As the country has sprung into full civil disobedience mode, there is a necessity for long-term, strategic economic boycotts towards an achievable end. Which corporations can the supporters of #BoycottBlackFriday, #NotOneDime and #BlackDecember actually target to get the message across? Where CAN money be spent in local communities or on the national level? How can we influence our friends, families and neighbors to redirect our dollars to Black-owned and businesses owned by people of color for the long hall? Though the bus boycott was initially expected to last a couple of months, it lasted for over a year. What systems are in place to make up for the difference of goods and services we are planning to boycott? The concepts of long-term and strategy must be reiterated so that people realize how this will be effective in the goal of achieving a measurable change in the system.
Many people don’t get the correlation between long-term, indefinite boycotting and police officers being held accountable for misconduct, or simply how boycotting impacts politics. They were willing to boycott the anticipated biggest shopping day of the year out of frustration of feeling helpless in the struggle and out of solidarity with Ferguson, but did not understand the strategy or what was to come of it. Black Friday came and went, and by Cyber Monday it had been announced that national sales were down 11%, though there were no mainstream reports that tied the deficit to #BoycottBlackFriday. From the media’s perspective, a one-time 11% decrease can be attributed to any host of things, from pre-Thanksgiving sales to ongoing internet discounts that have caused what’s been called “Black Friday fatigue.” While some reports are willing to question whether or not there is a correlation, corporations refuse to acknowledge that a one-day boycott against racial injustice had anything to do with the 11% disappointment in retail sales this year. THAT, apparently, was a coincidence in their eyes.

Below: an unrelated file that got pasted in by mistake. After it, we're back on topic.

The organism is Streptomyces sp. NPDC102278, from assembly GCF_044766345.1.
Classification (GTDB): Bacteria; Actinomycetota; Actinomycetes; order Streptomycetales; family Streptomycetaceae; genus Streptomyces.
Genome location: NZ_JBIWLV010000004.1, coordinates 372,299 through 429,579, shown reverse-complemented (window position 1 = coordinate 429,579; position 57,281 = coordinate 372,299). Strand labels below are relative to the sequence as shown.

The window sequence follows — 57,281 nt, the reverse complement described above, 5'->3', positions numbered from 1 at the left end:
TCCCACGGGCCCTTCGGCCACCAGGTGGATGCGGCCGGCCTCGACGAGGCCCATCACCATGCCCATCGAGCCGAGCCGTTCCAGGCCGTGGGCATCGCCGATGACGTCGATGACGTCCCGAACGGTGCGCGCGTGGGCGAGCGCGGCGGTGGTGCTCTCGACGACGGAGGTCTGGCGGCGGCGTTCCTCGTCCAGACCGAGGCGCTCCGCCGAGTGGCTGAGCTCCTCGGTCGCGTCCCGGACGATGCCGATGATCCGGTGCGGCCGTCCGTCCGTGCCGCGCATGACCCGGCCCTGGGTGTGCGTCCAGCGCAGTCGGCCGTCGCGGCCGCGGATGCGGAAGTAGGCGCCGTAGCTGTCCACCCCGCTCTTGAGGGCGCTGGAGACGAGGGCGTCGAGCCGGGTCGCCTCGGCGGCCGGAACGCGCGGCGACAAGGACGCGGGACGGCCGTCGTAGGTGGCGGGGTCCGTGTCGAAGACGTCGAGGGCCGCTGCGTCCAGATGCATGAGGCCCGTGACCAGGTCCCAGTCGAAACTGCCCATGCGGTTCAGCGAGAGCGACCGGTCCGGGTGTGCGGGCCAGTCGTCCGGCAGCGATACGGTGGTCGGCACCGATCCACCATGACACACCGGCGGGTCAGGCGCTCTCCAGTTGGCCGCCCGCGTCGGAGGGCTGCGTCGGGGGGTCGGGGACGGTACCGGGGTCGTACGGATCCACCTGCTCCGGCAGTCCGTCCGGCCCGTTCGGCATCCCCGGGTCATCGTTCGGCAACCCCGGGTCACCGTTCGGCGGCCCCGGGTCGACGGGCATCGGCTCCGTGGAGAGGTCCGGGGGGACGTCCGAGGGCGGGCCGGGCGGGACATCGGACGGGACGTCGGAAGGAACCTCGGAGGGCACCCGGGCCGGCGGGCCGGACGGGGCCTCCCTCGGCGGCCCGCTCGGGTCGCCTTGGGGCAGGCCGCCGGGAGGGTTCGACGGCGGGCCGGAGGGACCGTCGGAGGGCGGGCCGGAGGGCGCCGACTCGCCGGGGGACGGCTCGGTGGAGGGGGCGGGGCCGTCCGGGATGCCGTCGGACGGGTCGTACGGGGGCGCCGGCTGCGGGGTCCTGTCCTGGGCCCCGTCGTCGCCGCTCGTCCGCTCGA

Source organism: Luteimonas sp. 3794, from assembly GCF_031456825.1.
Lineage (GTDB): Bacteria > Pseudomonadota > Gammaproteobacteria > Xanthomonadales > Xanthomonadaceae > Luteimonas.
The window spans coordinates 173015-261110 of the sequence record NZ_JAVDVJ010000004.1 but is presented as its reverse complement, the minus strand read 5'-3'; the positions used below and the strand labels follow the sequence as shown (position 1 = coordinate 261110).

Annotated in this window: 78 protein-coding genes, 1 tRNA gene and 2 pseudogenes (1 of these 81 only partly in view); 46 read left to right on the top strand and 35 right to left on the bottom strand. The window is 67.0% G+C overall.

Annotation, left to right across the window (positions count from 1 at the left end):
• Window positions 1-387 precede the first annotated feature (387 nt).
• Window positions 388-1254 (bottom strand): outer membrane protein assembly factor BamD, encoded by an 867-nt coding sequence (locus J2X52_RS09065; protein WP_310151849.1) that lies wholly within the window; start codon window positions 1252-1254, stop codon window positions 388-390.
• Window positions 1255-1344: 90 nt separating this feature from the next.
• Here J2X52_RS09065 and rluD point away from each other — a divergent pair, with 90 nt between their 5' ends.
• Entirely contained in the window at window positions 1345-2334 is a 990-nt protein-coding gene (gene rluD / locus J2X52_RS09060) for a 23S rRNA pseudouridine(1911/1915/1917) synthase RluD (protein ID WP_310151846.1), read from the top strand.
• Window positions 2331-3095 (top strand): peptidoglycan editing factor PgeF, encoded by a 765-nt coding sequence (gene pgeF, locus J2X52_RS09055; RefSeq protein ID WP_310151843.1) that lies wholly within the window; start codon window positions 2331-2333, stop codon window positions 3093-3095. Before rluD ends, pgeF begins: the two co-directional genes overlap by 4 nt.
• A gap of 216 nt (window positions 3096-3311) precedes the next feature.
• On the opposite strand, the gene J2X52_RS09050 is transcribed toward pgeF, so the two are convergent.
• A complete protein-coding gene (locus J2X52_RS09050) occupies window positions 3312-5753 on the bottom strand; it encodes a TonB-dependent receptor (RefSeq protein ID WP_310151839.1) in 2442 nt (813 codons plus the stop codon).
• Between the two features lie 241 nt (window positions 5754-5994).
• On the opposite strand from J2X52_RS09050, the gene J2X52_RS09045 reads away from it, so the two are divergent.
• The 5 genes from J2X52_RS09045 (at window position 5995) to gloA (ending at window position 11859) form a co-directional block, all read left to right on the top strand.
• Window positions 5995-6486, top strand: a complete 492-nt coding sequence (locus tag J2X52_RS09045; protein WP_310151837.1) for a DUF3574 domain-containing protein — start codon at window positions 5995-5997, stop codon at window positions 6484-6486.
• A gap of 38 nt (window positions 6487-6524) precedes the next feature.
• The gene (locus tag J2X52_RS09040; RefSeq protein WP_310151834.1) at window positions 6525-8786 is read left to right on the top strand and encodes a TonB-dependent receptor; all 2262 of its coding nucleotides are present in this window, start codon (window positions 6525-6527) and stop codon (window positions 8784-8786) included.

But a strategic boycott that yields, for example, an 11% decrease in spending over an extended length of time in 2015 will get the mainstream press talking about how Black communities with their $1.1 trillion buying power are, in fact, still boycotting racial injustice across the country. And ongoing reporting of the boycott for change in the justice system can impact the way policymakers feel pressured to mobilize and push new legislation through as a result. One-day or even short-term boycotts cannot achieve the type of change people are desperate for, which in this case is to repeal policies and laws regarding police misconduct and accountability. I imagine that big corporations have the influence to lobby for social justice initiatives that benefit the very same consumers who are spending money on their products and services. How about targeting some of these influential companies with the tactic of boycott? Just a thought in the way of strategy.
The current protests in Ferguson, New York City and across the nation illustrate just how fed up the democratic people are with police misconduct and a biased/racial judicial system. The people from coast to coast mobilizing via social media towards action represent our American Spring. Disrupting the city traffic and shopping malls physically demonstrates the “NO PEACE!” in the “No justice, no peace!” rally cry. But everyone is not going to hit the streets and risk the consequences of civil disobedience. Therefore, “No justice, no peace!” has been tag teamed with, “No justice, no PROFITS!”
By Mai Perkins